Cablegate: Cogat Reviews Policies and Procedures With

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1. (U) SUMMARY. In response to an October 21 comment made
during the JPMG that Israel should expand access to Gaza,
Coordinator for Government Activities in the Territories
(COGAT) Amos Gilad asked that visiting NEA/IPA Director
Thomas Goldberger meet with COGAT Head of Foreign Relations
Lt. Col. Uri Singer on October 22 to review COGAT procedures
and policies regarding the entry of goods into Gaza. Singer
outlined approval procedures, highlighted GOI priorities, and
discussed the status of World Bank projects and OQR and Serry
Initiative requests. END SUMMARY.

Approval Procedures Outlined

2. (U) Singer reviewed COGAT's procedures for Gaza entry of
commercial goods as well as humanitarian supplies. He
clarified the distinction--which has caused grave
misunderstandings in the past--between high-level "agreement
in principle" to go forward with a project, and the final
approval and coordination for entry of specific materials or
humanitarian supplies after dual-use issues have been
resolved. Asked what constituted humanitarian supplies,
Singer responded that Israel works according to the Paris
Protocol and allows in supplies that benefit the civilian
population, but not Hamas, which the GOI considers a hostile
entity. Specifying further, Singer said that, provided
non-dual-use requirements are met, Israel approves basic
foodstuffs, supplies to support the health system, supplies
for children (including a bounce castle for UNRWA,s summer
program), and supplies to maintain water, sewage, the
electrical grid and the environment. Under the current
policy, because of the potential for benefit to Hamas,
construction supplies for shelter are problematic and
considered on a case-by-case basis.

-- Commercial goods: The private sector approaches the PA
Economic Ministry in Ramallah with its requests. The PA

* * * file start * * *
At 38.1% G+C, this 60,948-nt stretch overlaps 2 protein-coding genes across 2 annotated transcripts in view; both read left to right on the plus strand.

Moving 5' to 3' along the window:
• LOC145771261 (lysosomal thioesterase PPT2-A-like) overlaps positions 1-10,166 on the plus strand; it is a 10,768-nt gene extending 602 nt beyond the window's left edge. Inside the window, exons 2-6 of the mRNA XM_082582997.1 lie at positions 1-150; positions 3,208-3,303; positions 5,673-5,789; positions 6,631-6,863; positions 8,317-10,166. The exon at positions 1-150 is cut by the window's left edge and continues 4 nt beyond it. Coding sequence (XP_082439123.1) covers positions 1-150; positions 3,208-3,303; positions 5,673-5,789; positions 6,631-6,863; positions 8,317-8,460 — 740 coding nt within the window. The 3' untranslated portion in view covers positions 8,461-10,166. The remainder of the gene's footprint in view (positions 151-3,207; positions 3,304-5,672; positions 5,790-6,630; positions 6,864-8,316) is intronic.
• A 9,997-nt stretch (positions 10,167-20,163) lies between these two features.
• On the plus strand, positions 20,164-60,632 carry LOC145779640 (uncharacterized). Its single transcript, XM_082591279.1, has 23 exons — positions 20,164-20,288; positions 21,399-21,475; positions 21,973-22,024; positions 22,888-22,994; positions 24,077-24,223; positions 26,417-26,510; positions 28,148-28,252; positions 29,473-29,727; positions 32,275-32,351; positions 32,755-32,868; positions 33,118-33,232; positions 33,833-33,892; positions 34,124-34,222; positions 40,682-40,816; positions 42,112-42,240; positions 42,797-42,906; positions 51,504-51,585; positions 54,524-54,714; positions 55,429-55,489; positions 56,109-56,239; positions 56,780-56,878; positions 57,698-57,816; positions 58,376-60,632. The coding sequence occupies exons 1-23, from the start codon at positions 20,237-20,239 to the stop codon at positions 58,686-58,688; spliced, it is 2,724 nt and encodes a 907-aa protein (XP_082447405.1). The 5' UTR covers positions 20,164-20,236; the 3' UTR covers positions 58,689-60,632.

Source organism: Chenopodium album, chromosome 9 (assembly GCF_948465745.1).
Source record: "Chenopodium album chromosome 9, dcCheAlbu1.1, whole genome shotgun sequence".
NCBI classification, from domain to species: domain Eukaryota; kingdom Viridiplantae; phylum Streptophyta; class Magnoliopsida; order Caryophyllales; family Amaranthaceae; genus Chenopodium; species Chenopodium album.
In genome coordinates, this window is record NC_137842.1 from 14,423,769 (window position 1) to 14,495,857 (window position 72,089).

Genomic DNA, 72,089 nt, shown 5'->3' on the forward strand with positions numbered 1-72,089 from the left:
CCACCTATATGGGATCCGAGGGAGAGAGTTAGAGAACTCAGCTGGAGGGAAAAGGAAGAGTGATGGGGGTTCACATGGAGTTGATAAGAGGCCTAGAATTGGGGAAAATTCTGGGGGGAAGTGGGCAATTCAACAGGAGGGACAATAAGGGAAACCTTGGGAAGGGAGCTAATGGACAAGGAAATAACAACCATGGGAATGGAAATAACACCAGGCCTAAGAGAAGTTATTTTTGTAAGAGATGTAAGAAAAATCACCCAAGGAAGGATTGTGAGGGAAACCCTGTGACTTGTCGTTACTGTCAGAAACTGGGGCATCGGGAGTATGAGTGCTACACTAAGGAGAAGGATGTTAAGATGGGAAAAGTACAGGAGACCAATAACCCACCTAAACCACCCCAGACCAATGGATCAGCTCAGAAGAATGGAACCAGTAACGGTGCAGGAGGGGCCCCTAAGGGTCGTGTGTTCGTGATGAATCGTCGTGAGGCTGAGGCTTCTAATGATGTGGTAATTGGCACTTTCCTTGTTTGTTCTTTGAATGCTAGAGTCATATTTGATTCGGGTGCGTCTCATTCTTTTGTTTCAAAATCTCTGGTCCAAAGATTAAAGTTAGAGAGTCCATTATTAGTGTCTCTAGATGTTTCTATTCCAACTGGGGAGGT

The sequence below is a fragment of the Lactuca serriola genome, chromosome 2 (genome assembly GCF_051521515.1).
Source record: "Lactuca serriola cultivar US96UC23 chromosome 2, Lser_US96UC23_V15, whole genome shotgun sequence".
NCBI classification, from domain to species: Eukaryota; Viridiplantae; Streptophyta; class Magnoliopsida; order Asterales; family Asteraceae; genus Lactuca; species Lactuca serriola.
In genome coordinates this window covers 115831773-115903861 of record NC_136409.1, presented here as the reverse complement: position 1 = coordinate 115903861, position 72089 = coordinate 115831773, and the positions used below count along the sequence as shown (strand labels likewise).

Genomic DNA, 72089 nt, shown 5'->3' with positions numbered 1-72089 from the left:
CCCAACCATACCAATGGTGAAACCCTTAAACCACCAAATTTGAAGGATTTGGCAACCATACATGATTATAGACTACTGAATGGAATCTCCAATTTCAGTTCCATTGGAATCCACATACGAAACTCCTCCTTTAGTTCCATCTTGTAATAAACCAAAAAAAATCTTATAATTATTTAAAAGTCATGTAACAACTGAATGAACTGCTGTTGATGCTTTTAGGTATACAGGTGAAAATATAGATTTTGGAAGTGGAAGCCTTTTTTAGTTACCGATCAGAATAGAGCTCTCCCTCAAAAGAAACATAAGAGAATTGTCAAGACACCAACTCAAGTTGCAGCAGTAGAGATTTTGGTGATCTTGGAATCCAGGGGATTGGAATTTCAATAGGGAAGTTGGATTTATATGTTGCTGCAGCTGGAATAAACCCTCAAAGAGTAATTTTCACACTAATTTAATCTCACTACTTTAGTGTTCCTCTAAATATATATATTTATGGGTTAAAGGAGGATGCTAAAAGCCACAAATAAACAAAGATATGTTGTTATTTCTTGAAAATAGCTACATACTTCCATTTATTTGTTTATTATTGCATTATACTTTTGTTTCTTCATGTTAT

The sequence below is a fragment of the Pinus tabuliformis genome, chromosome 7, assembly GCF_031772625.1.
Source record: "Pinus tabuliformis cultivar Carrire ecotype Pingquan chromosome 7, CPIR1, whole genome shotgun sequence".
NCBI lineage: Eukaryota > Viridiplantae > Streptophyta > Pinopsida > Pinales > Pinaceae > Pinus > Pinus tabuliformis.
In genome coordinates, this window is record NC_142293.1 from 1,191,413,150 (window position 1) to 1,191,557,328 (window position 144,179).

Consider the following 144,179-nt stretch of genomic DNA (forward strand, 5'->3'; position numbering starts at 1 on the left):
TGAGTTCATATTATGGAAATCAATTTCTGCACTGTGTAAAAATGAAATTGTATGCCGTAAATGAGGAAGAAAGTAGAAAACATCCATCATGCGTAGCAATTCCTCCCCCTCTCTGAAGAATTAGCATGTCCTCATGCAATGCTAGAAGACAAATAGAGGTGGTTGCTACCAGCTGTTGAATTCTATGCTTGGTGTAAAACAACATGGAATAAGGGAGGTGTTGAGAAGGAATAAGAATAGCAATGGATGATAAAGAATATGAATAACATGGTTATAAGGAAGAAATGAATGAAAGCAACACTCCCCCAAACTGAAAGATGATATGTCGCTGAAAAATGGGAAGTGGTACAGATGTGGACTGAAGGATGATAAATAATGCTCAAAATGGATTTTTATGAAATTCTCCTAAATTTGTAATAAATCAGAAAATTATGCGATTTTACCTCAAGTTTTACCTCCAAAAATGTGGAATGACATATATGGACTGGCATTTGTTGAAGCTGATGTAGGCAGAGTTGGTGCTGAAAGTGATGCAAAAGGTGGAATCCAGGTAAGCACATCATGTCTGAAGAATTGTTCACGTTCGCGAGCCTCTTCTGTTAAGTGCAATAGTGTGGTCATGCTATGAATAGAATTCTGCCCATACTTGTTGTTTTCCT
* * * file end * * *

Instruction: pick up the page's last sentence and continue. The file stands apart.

Economic Ministry creates and approves a list of commodities
for the next day, and transmits this list to the Gaza
Coordination and Liaison Administration to the Gaza Strip
(Gaza CLA), which coordinates the list of truckloads for the
specified food, fuel and commodities. Private-sector requests
for items already approved for entry as humanitarian supplies
are normally approved. If requests include non-pre-approved
dual-use items (typically, requests for such items come from
companies that know about and utilize the pre-clearance
process), the Gaza CLA forwards thse requests to the dual-use
committe for approval. NOTE: David Elmariach was named to
the position of Gaza CLA earlier this week. END NOTE.

-- International Organizations: International organizations
approach the Gaza CLA with their requests. The requests are
subject to dual-use approval. Once this is obtained, the
Gaza CLA coordinates the shipments.

--Special procedure for USAID, World Bank etc.: COGAT has
developed a special procedure for USAID and other known
organizations that regularly send humanitarian supplies or
undertake large projects and require pre-approvals before
materials may be procured. USAID approaches the COGAT
Foreign Relations Branch (or, in some cases, COGAT Amos Gilad
directly) with project proposals for pre-approval, or
"approval in principle." Once this general concurrence is
obtained, a list of technical details for all required items
must be submitted to the COGAT Foreign Relations Branch,
which forwards the request to the dual-use committee for
approval. Once non-dual-use approval has been obtained,
COGAT issues final approval and works with the Gaza CLA to
coordinate shipments. For instance, Singer said, the GOI has
approved greenhouses "in principle" and is now working hard
to find ways to mitigate the danger posed by the pipes that
are part of the greenhouse structure. Once this dual-use
issue is resolved, the greenhouses will get their final


3. (U) Singer re-emphasized Israel's commitment to
maintenance of the electrical grid, water supply
infrastructure and sewage infrastructure in the Gaza strip,
to prevent public health and environmental disaster (which
would undoubtedly also affect Israel). Drawing on an ICRC
powerpoint report, Singer described the maintenance and
upgrade needs at each of the sewage treatment facilities.
During this brief, he noted, for example, that approval had
already been granted for a German-funded project to upgrade

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the Middle Gaza facility to increase capacity to 72,000 cubic